Time is fast running out for G-SIBS (and indeed D-SIBS) to demonstrate compliance with the principles of BCBS 239.  Many surveys have been conducted by firms such as EY, McKinsey and Deloitte – none of which paint a particularly pretty picture in terms of readiness. Most suggest that the majority of banks will only be able to demonstrate compliance with between 25% and 60% of the listed principles by the January 2016 deadline. Why is this?


At a recent industry event discussing barriers to compliance one of the top issues that participants highlighted was difficulty understanding what data and metadata the G-SIBS and D-SIBS possess within their systems, shared drives and documentation. It seems that for datasets that are relatively well understood many have made great strides towards improving governance, architectural and sourcing issues. For those datasets that are less understood and defined using artefacts such as data models, dictionaries and other documentation however progress has been much more limited.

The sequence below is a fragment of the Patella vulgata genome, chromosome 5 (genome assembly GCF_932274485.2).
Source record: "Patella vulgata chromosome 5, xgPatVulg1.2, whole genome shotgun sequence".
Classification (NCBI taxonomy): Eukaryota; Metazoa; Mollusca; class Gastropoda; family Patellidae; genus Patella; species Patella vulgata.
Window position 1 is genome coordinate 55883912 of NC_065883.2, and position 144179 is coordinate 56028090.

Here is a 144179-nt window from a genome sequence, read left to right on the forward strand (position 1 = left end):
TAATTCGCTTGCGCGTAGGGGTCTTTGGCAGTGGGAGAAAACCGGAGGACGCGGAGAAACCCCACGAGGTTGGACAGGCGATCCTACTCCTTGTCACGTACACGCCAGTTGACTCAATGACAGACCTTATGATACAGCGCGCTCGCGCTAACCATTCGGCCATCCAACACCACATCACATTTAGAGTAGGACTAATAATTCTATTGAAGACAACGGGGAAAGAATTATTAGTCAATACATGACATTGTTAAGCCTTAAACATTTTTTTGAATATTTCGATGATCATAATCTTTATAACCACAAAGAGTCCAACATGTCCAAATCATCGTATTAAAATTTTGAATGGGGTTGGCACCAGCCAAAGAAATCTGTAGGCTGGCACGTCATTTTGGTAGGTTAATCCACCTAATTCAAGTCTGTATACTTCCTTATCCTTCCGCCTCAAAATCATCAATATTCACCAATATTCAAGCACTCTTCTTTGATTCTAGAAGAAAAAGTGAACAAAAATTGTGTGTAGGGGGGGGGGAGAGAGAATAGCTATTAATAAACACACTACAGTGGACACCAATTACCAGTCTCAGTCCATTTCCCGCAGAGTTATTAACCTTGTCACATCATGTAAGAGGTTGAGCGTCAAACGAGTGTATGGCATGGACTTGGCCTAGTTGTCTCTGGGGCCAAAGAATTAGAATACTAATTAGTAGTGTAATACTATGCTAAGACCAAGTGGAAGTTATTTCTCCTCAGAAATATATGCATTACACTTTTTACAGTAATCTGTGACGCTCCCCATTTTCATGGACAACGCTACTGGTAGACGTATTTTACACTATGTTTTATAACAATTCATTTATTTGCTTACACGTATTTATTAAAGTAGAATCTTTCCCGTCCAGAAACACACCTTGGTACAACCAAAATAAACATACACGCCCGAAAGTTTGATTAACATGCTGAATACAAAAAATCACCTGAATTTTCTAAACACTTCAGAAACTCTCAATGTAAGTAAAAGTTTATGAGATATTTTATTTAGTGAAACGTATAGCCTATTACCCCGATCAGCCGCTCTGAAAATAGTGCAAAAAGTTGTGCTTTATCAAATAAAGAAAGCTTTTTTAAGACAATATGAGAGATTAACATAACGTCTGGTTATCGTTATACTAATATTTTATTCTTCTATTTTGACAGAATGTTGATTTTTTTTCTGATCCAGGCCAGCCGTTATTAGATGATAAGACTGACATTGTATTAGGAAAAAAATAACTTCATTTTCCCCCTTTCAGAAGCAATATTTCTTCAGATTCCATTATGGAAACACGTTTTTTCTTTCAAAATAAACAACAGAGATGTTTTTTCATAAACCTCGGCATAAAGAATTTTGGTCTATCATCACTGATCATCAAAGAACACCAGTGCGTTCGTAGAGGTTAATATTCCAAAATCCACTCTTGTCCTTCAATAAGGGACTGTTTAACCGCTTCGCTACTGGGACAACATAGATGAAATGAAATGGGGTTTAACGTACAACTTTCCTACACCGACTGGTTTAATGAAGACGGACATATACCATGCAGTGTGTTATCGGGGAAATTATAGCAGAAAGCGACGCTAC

‘Risk data’ by its very nature often opaque – typically featuring many aggregations, data flows, summaries, data inputs and different flavours of complex underlying calculations. So far this opacity has been addressed by many G-SIBS using largely traditional methods such as workshops and stakeholder interviews.  These often generate reams of documentation requiring numerous peer reviews. Unfortunately however the devil really is in the data and too often this approach has only analysed the underlying schemas, content and calculations buried within applications too late in the process. Clearly if banks are to speed up progress in the time remaining more automated techniques need to be leveraged.



Applying the latest Data Exploration & Discovery techniques


network links